The Giver, by Lois Lowry, is another one of the famous Newbery winners that I managed to miss reading in elementary school (along with Roll of Thunder, Hear My Cry and Island of the Blue Dolphins), although this time I don’t have to take the blame: The Giver was written in 1993, three years after I graduated from high school. Fifteen years later, it’s a classic, and I decided to find out why.
Jonas, an Eleven, lives in a future where everyone is well taken care of. He lives with his parents (not his birth-parents; each person is assigned a spouse, and then, when they apply, a male and female child), and he goes to school with his Eleven friends. He does volunteer work at the House of the Old, and his father’s job (jobs are also assigned, when you become a Twelve) is to be a Nurturer with the newchildren. Rules and regulations add orderliness and safety to life; rituals, like the ceremony of Release with which an old person ends his time in the community and goes Elsewhere, add softness and pleasure.
Then suddenly the pattern of Jonas’s life is disturbed. On the day he becomes a Twelve, he is chosen, not for an ordinary job such as his friends have, but for the highest honor of all: to be the new Receiver of Memory. He learns that the current Receiver, who bears all the memories of the community, is old and tired, and needs to pass them on. In this way, Jonas learns about things he never knew existed: from snow (his community controls the climate) to birthday parties (his community does not single children out; everyone celebrates on the same day) to warfare and hunger. He learns that, despite his community’s insistence on precision of language, some of the words they use are meant to cloud meaning. And he learns that love is worth risking everything for.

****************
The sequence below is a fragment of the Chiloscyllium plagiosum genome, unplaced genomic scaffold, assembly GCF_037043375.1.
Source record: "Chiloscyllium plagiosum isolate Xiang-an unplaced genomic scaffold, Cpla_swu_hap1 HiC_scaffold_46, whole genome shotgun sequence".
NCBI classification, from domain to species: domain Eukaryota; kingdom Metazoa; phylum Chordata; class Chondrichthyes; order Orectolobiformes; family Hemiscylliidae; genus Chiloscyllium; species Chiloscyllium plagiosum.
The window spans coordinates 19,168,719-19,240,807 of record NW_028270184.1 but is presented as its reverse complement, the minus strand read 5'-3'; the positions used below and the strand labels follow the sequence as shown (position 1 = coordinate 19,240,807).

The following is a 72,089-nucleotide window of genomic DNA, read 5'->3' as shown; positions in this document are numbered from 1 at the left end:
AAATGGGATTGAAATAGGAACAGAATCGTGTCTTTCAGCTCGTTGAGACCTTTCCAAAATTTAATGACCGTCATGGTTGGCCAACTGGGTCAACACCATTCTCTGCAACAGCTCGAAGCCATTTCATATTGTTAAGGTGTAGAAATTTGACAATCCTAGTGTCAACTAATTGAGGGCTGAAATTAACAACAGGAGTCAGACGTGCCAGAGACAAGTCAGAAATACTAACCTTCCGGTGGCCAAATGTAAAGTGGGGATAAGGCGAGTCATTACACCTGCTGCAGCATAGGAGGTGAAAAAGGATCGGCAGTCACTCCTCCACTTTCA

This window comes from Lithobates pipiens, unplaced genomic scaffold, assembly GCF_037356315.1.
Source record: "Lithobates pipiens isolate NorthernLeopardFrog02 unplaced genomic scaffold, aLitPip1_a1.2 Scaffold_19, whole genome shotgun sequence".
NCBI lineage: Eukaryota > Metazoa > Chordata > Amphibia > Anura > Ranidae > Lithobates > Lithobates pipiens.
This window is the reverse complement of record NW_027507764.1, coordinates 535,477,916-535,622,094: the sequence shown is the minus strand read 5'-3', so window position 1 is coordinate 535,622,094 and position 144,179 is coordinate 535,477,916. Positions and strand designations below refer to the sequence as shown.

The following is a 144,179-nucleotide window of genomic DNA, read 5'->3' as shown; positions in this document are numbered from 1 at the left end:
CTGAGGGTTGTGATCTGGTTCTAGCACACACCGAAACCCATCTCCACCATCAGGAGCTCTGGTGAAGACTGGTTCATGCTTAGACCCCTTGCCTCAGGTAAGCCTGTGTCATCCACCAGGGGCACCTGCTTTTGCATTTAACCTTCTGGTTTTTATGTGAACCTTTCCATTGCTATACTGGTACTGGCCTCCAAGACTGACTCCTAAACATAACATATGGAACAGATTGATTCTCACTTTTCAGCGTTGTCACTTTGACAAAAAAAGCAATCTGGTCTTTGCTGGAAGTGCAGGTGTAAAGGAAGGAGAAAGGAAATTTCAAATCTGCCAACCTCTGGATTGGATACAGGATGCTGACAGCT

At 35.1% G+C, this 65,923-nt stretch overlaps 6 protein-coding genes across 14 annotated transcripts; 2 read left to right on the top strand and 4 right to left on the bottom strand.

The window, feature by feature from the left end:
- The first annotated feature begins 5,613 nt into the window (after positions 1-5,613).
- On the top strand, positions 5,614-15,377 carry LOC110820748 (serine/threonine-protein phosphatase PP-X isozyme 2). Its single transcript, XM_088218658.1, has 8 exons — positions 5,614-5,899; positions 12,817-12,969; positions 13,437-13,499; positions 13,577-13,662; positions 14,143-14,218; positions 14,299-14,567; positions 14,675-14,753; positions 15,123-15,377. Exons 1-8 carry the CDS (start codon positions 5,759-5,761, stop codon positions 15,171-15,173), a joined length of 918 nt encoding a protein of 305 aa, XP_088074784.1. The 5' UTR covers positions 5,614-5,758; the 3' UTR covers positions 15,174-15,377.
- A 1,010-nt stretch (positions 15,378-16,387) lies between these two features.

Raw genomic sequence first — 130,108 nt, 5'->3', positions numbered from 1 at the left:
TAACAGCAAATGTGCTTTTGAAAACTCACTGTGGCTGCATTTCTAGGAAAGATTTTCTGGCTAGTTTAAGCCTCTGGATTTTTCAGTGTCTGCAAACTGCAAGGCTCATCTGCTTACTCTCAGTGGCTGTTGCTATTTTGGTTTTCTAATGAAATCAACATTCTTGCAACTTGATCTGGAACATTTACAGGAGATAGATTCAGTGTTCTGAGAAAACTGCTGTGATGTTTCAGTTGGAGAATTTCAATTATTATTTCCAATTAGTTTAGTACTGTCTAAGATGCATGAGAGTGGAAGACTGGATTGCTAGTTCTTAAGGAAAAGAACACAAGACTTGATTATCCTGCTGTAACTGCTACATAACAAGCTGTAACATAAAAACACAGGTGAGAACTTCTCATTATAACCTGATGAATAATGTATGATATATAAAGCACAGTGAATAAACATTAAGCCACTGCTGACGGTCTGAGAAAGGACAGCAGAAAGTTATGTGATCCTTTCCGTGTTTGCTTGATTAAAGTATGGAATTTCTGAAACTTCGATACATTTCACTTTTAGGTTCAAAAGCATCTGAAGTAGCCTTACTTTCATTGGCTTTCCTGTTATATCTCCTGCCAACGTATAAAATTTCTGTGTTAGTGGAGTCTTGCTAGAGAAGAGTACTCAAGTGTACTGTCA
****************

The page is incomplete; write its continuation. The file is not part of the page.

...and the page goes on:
I expected to enjoy this book, but it was even better than I expected it to be. Jonas was a completely engaging hero, and his world was fascinating. I love dystopian fiction when it’s done well, and Lowry did a wonderful job of putting an innocent gloss on terrible events, so that they seemed natural to Jonas but felt like a kick in the gut to the reader. In fact, I wanted more detail. I would really have liked to know how the adults felt about some of what went on in the society, and I kept imagining an adult novel, written, say, from Jonas’s mother’s perspective, maybe in diary format. The lack of prestige of birthmothers, for instance, was so close to what happened in Margaret Atwood’s The Handmaid’s Tale that I wondered if Lowry was making a reference to it, and there were a number of other things I wanted to know more about. My understanding is that there are two companion novels to this one (Gathering Blue and Messenger) and I plan to put them on my TBR list. The Giver was so well worth reading that I can’t wait to see what’s next.